When I see you messing me around I don’t want to know

Broken hearts make it rain

The rolling accompaniment soars into broken jangling chords and a choral refrain that is gradually replaced by terrific guitar work that takes over and builds in a rare solo to an almost ecstatic finish.

 

The Numbers starts like a jazz group warming up. Rolling, random piano lines and rustling percussion undercut with birdsong gives way to an insistent, shuffling rhythm and lyrics that depart from the painful intimacy of the previous 4 songs. This feels like a more prophetic take on global ecology and our place in the world. The string arrangements in the second half are astonishingly effective and turn this initially quiet song into something almost epic.

The numbers don’t decide / the system will survive /
the river running dry / the wings of butterflies /
will take back what is ours one day at a time

 

Present Tense is a great track, reminding me of Jigsaw Falling into Place with shuffling rhythms and acoustic guitar figures over layers of vocalising. It’s both a defiant stance against sadness and a recognition of loss. It has a perfect ending.

This dance is like a weapon of self-defence against the present tense…
…As my world comes crashing down I’m dancing, freaking out, deaf dumb and blind…

It’s no one’s business but mine that all this love has been in vain
In you I’m lost

 

Tinker Tailor Soldier Sailor Rich Man Poor Man Beggar Man Thief…

With the longest title of any song I can recall, this is a hark back to Hail to The Thief, with white noise distortions and echoing vocals that grow with dark bass piano figures and sliding strings. On one level it feels more shapeless or experimental than other songs in the album, but then when I listen to it it feels almost perfectly formed.

 

True Love Waits is a song that had its origins 20 years ago as a B-side to an early single. It’s my favourite final song to a Radiohead album (no small achievement). A love song, a lament, the references to children (Yorke and Rachel Owen have two, similar ages to mine) make me shiver. The unresolved end to the song, to the whole album is breathtaking. I’m struck dumb for moments after.

true love waits in haunted attics / and true love lives on lollipops and crisps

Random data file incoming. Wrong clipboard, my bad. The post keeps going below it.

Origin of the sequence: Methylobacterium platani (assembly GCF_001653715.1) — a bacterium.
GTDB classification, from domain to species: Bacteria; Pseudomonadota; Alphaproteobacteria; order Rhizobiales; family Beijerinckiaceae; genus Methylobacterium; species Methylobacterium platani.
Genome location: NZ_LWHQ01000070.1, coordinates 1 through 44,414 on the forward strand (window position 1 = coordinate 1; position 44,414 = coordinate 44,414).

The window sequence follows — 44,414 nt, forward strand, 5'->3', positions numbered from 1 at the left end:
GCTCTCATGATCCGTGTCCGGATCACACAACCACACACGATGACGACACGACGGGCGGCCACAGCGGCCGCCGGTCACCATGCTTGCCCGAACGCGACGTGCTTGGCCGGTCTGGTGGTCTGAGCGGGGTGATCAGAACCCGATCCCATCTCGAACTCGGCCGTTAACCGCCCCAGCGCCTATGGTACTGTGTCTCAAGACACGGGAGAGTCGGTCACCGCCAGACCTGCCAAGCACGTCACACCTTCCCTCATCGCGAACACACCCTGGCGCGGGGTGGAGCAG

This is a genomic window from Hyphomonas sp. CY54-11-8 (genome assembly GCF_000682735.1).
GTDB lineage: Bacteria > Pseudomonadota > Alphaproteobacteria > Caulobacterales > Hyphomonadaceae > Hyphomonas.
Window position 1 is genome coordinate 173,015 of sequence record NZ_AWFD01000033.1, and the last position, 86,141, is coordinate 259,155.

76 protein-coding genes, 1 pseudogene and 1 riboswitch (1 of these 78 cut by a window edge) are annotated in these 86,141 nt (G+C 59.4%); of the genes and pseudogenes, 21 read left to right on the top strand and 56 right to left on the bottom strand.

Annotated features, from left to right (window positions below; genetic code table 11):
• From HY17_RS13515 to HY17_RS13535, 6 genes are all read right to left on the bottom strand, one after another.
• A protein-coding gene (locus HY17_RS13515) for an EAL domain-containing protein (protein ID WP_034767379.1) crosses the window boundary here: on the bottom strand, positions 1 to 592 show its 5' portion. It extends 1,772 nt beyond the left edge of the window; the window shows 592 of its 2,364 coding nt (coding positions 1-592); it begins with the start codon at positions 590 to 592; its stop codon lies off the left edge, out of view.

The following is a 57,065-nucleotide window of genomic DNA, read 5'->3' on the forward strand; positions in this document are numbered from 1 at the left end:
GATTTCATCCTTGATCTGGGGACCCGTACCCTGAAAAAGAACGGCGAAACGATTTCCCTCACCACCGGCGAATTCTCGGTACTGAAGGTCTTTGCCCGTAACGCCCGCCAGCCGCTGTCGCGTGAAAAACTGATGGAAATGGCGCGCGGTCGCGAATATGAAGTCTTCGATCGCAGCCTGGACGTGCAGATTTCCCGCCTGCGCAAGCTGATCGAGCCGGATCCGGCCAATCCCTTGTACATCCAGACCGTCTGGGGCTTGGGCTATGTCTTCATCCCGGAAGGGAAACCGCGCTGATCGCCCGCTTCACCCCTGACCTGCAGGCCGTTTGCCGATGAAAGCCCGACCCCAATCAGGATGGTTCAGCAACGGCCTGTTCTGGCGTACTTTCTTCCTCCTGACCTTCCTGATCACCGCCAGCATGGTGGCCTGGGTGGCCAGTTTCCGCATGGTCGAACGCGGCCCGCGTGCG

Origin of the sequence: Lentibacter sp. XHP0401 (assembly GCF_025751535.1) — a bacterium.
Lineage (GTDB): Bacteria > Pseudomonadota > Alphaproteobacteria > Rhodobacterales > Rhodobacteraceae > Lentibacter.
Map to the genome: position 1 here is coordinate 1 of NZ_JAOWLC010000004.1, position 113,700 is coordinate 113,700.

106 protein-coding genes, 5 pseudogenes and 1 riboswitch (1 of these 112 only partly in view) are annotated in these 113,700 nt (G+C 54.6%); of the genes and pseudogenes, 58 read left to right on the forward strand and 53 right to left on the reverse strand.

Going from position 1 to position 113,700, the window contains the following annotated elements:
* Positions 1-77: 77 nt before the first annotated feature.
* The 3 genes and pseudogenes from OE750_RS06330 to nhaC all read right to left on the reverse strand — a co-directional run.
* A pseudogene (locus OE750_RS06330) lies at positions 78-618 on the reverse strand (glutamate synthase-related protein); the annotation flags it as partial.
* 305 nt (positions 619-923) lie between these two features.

just don’t leave, don’t leave

I Reckon this is my favourite album of all time. In the few months since its release I’ve listened to it straight through in one sitting more than 40 times, and I never get bored. I can’t remember a time when one album commanded my attention so completely for so long. It’s unsettling, challenging, beautiful, heartbreaking, human, breathtaking, accomplished and (occasionally) uplifting. Uniquely, in my experience of Radiohead over 25 years, it’s moving, touching, intimate.

You have glaucoma in your left eye.

A few months ago I had a routine eye test at our local opticians in Tetbury, part of which was the normal visual field test. I stared into the eyepiece, waiting for the machine to whirr and flash a series of tiny pinpricks of light, to which I would respond by clicking a button whenever they appeared. All-so-normal, until it seemed my left eye wasn’t quite so good at noticing the dots. This was unexpected, and very different from just 12 months earlier, so the optician asked me to repeat the tests. The results were the same.

I can still sense the whirring of the machine as it flashes lights that I ought to be able to see. There’s a rhythm to it that I can recognise. With my right eye there’s a regularity to the button clicks as the lights register in my brain. For my left eye there are gaping silences where clicks should be. I’m staring, squinting, aching to see something that means I can click. I’m tempted to cheat. The test takes longer as the machine gives me more chances, makes the lights brighter, trying to understand what’s there and what’s not there for me. And while I know it’s only minutes it feels much longer. I sense the nurse knows what the silences mean: this isn’t normal.

Visual Field Tests Glaucoma

This isn’t mine… but it’s sort of similar

 

And so last week, after further tests, a precautionary MRI scan and a couple of months of eye drops, I sat with the consultant as he confirmed the inevitable, and talked about my glaucoma.

There are fairly significant differences in the visual field tests in your left eye, notable damage to and thinning of the optic nerve…

…but your IOP (intra-ocular pressure) is normal, much lower than often is the case with glaucoma…

…you’re really quite a lot younger than the typical progression, a bit of an outlier on that graph…

…nothing on the MRI scan, so we can definitely rule out anything like a tumour pressing on the nerve…

…there’s no increase in your pressures since taking the drops, no real progression since the last tests (3 months ago), so that’s pleasing…

…you probably won’t notice anything different, until you do bump into something (joke)…

…playing a wind instrument like an oboe or French Horn can cause spikes in IOP, although I’m loathed to tell someone who loves playing music to stop…

So the long and the short of it is that I’m now taking daily eye drops (painless, no hassle at all), and will have repeated tests every 6 months. And that’s it.

Except…

The following day, at my regular orchestra rehearsal, I was acutely conscious of sensations of ‘pressure’ when playing, especially loud and high notes. We’re playing Tchaikovsky’s 4th Symphony, which has plenty of loud and plenty of high, especially for 1st/3rd horn. In fact there’s mostly a lot of notes that are both loud and high, in rapid succession, in violently percussive chords and fanfares. In exercise terms it’s high impact, like running up and down stairs. I could feel the impact inside my head, around my eyes, behind my eyes, in ways I’ve never actively noticed before. And all the time I was thinking